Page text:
About 2/3 of the U.S. population is in the employable age range (18-65). That’s about 208 million Americans. Assume an autism prevalence of 1%. That’s 2.08 million Americans. Assume 1/10 of those are employable but unemployed. That would give about 208,000 Americans. Let’s take $30,000 per year as salary+benefits for these workers. That’s $6,240,000,000 ($6B) that could be realized if we could get this assumed fraction of autistics from unemployed to employed. Not including whatever is being paid out in unemployment or social security to this unemployed population.

One can quibble with the assumptions here, but we are talking big numbers here. The sort that should catch a legislator’s eye. For those who want to quibble with the idea that the autism prevalence is flat: hey, Bob Wright did it. More to the point, it’s probably correct to assume a relatively flat prevalence. And if you have real data to the contrary, you have data that is either unpublished (and I’d love to see it), incorrect or misinterpreted.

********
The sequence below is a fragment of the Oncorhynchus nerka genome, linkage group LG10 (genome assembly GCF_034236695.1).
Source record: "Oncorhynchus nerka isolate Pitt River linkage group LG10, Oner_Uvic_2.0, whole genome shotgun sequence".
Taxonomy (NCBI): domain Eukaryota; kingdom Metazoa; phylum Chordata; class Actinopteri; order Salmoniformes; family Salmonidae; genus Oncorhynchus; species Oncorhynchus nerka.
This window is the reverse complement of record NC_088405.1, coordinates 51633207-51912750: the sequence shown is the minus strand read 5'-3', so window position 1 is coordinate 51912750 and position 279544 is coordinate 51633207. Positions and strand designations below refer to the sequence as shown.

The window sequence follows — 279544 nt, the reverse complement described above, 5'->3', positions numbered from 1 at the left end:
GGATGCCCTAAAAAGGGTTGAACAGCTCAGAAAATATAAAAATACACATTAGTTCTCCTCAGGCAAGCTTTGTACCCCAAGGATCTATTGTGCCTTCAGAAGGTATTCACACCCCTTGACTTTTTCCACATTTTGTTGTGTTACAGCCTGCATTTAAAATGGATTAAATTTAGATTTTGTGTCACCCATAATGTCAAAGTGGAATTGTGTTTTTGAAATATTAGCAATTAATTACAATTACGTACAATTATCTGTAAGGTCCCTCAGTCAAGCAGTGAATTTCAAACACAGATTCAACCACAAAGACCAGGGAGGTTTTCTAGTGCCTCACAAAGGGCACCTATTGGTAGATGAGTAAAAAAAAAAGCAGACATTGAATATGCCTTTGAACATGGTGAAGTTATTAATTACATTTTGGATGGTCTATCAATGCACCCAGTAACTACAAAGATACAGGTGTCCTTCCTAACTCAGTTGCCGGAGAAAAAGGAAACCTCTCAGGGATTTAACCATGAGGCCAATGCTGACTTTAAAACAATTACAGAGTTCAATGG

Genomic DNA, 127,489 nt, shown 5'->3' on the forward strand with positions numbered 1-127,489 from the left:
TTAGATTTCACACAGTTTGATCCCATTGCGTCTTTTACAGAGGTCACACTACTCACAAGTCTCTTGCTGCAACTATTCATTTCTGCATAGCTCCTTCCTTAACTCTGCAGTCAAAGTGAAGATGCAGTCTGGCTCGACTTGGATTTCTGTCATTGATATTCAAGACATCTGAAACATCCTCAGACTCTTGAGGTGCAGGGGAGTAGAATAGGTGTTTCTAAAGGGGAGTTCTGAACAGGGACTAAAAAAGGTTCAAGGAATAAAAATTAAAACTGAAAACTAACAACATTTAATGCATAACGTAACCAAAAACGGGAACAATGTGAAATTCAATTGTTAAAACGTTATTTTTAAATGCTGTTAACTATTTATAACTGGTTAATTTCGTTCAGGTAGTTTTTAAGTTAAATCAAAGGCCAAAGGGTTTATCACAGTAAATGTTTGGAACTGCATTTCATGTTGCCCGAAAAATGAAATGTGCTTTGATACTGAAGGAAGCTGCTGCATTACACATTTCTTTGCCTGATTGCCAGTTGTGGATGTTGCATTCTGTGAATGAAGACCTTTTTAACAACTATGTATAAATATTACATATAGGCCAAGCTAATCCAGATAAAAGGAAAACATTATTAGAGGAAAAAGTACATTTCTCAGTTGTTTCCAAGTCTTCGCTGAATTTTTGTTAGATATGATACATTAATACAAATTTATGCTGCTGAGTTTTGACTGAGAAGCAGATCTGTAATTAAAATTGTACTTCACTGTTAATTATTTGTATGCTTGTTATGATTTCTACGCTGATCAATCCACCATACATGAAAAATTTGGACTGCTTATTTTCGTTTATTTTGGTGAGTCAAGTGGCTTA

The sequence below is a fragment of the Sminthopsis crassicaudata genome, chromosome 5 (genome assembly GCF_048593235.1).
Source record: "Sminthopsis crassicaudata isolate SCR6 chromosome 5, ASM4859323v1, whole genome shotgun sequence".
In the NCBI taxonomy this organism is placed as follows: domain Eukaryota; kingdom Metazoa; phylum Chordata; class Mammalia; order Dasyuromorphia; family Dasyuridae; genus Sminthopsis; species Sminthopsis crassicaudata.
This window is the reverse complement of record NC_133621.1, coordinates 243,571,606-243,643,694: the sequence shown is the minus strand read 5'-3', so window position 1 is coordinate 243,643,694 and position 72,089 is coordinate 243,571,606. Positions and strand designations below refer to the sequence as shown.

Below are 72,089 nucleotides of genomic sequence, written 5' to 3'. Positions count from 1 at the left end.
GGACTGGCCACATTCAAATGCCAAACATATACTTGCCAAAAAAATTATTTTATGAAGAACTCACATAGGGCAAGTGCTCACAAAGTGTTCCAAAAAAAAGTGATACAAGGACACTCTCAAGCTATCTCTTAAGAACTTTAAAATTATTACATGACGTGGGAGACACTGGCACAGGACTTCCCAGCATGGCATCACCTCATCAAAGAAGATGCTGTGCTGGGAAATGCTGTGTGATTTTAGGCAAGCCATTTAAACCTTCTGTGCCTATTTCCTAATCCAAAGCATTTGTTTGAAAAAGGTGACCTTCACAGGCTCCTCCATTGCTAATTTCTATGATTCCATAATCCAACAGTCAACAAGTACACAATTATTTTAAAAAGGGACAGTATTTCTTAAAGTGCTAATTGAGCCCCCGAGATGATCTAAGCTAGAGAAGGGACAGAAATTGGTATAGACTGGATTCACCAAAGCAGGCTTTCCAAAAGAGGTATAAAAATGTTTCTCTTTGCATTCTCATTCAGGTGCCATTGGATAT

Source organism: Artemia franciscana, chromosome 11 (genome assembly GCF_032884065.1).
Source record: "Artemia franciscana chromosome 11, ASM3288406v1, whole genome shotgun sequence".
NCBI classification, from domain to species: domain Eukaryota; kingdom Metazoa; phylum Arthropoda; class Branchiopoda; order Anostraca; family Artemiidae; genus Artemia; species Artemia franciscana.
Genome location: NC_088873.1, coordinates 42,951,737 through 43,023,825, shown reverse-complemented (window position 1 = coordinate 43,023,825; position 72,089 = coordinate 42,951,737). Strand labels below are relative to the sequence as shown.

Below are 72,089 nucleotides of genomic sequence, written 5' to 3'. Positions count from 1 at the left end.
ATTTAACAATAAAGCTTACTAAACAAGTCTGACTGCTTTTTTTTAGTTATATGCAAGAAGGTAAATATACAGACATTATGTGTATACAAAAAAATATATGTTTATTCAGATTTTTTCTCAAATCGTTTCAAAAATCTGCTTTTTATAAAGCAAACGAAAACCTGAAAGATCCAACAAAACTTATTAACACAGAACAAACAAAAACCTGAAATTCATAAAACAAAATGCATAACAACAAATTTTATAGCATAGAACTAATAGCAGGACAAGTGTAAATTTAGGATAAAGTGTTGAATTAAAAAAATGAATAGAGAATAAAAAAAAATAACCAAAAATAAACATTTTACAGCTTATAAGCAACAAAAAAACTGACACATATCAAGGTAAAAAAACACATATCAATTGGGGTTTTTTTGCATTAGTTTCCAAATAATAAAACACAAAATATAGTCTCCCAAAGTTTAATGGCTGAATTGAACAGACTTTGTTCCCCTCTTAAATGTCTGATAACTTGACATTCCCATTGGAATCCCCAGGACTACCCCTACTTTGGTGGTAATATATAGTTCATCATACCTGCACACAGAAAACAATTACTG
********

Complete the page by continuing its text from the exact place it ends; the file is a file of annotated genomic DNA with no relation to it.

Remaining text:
One reason to make this sort of calculation, i.e. focusing on autistics who can be employed, is that it is easy and direct. The math is simple. What about autistics who are not so close to employment, or not close at all? Autistics adults who are similar to my kid. How much do we save by investing in them? I would say a great deal. Each step helping a person move from a more restrictive adult support system to a more independent system will save money. Potentially lots of money. If that’s what congress needs to hear to be interested, fine. These are ways to make the financial impacts that should be attractive in Congress.

Rather than focus on the “costs”, I’d rather focus on what can make a person’s life better. Is the reward of a job merely the salary? I don’t think so. For those who experience even greater challenges, giving a person the ability to self-advocate to the point of not being an even bigger target is invaluable. It could stop problems like those discussed here recently.


By Matt Carey

Note, I made edits to this piece within the first 30 minutes of it being published.

Witnesses for Congressional hearing on autism announced

28 Nov

Thursday the US House Committee on Oversight & Government Reform will hold a hearing on autism: 1 in 88 Children: A Look Into the Federal Response to Rising Rates of Autism.

The witness list has been made public on the committee’s website:

Alan Guttmacher, M.D.